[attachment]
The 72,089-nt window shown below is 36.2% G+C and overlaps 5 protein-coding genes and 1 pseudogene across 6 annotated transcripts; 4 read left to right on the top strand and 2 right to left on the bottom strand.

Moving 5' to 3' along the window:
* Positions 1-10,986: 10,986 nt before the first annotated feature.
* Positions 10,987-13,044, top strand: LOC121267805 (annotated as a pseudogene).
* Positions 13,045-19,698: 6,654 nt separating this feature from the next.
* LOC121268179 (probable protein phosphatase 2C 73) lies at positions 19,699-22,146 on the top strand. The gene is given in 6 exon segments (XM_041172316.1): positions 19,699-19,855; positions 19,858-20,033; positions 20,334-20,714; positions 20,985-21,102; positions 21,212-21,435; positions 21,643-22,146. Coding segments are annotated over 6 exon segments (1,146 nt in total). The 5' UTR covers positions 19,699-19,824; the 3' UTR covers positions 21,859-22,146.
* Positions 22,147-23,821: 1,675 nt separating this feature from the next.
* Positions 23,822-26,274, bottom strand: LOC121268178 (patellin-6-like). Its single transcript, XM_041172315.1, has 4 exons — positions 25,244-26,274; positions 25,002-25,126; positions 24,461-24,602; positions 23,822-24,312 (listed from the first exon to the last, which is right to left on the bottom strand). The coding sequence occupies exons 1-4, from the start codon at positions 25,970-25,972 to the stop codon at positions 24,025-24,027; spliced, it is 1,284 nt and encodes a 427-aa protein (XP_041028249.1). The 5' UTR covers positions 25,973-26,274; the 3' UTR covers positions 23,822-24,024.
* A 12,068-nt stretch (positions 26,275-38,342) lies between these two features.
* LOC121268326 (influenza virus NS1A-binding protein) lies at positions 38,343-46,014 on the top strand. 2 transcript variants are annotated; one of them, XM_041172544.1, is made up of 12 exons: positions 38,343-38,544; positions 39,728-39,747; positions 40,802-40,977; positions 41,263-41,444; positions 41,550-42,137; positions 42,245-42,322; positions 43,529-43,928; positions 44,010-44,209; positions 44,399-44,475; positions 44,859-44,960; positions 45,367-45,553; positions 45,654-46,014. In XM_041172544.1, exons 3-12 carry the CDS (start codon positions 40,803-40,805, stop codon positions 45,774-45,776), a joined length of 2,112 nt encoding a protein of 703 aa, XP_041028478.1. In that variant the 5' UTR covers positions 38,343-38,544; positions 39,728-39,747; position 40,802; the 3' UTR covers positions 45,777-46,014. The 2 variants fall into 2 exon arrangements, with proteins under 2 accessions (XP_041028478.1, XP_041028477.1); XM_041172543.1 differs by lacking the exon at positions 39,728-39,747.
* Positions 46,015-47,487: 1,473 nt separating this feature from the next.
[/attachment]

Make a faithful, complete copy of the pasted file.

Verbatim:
The 72,089-nt window shown below is 36.2% G+C and overlaps 5 protein-coding genes and 1 pseudogene across 6 annotated transcripts; 4 read left to right on the top strand and 2 right to left on the bottom strand.

Moving 5' to 3' along the window:
* Positions 1-10,986: 10,986 nt before the first annotated feature.
* Positions 10,987-13,044, top strand: LOC121267805 (annotated as a pseudogene).
* Positions 13,045-19,698: 6,654 nt separating this feature from the next.
* LOC121268179 (probable protein phosphatase 2C 73) lies at positions 19,699-22,146 on the top strand. The gene is given in 6 exon segments (XM_041172316.1): positions 19,699-19,855; positions 19,858-20,033; positions 20,334-20,714; positions 20,985-21,102; positions 21,212-21,435; positions 21,643-22,146. Coding segments are annotated over 6 exon segments (1,146 nt in total). The 5' UTR covers positions 19,699-19,824; the 3' UTR covers positions 21,859-22,146.
* Positions 22,147-23,821: 1,675 nt separating this feature from the next.
* Positions 23,822-26,274, bottom strand: LOC121268178 (patellin-6-like). Its single transcript, XM_041172315.1, has 4 exons — positions 25,244-26,274; positions 25,002-25,126; positions 24,461-24,602; positions 23,822-24,312 (listed from the first exon to the last, which is right to left on the bottom strand). The coding sequence occupies exons 1-4, from the start codon at positions 25,970-25,972 to the stop codon at positions 24,025-24,027; spliced, it is 1,284 nt and encodes a 427-aa protein (XP_041028249.1). The 5' UTR covers positions 25,973-26,274; the 3' UTR covers positions 23,822-24,024.
* A 12,068-nt stretch (positions 26,275-38,342) lies between these two features.
* LOC121268326 (influenza virus NS1A-binding protein) lies at positions 38,343-46,014 on the top strand. 2 transcript variants are annotated; one of them, XM_041172544.1, is made up of 12 exons: positions 38,343-38,544; positions 39,728-39,747; positions 40,802-40,977; positions 41,263-41,444; positions 41,550-42,137; positions 42,245-42,322; positions 43,529-43,928; positions 44,010-44,209; positions 44,399-44,475; positions 44,859-44,960; positions 45,367-45,553; positions 45,654-46,014. In XM_041172544.1, exons 3-12 carry the CDS (start codon positions 40,803-40,805, stop codon positions 45,774-45,776), a joined length of 2,112 nt encoding a protein of 703 aa, XP_041028478.1. In that variant the 5' UTR covers positions 38,343-38,544; positions 39,728-39,747; position 40,802; the 3' UTR covers positions 45,777-46,014. The 2 variants fall into 2 exon arrangements, with proteins under 2 accessions (XP_041028478.1, XP_041028477.1); XM_041172543.1 differs by lacking the exon at positions 39,728-39,747.
* Positions 46,015-47,487: 1,473 nt separating this feature from the next.